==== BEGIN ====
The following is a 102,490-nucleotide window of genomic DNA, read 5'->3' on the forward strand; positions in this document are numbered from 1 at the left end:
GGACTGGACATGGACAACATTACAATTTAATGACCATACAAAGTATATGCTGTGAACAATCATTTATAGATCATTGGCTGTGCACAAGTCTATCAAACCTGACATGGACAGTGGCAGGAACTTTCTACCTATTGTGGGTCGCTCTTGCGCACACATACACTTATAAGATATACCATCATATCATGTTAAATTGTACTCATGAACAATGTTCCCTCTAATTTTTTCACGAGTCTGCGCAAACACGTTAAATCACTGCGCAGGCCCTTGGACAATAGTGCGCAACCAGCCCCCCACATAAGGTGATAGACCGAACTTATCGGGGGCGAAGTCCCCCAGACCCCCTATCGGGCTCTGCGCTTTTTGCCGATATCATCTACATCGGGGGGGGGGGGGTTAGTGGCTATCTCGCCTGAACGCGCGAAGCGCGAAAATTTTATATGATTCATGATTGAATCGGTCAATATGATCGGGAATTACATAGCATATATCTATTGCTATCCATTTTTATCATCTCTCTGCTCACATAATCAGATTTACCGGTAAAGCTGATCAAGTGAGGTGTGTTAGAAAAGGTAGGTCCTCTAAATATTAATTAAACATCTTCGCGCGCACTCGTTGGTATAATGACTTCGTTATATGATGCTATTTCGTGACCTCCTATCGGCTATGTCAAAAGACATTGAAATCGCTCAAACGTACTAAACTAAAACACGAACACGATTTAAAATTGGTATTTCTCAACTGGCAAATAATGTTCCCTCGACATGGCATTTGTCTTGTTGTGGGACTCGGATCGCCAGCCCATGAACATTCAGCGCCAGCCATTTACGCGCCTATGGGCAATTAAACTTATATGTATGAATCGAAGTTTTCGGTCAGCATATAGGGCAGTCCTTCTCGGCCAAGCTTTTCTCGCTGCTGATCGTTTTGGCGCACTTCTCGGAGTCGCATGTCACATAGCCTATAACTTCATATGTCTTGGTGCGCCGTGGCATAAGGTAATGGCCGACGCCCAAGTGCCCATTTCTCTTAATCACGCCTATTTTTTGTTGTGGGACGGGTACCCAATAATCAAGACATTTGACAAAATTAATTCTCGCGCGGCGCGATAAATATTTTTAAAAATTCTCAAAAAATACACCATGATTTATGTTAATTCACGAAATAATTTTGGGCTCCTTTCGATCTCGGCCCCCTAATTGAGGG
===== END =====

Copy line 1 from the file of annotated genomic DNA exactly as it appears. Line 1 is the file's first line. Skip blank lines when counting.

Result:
The following is a 102,490-nucleotide window of genomic DNA, read 5'->3' on the forward strand; positions in this document are numbered from 1 at the left end: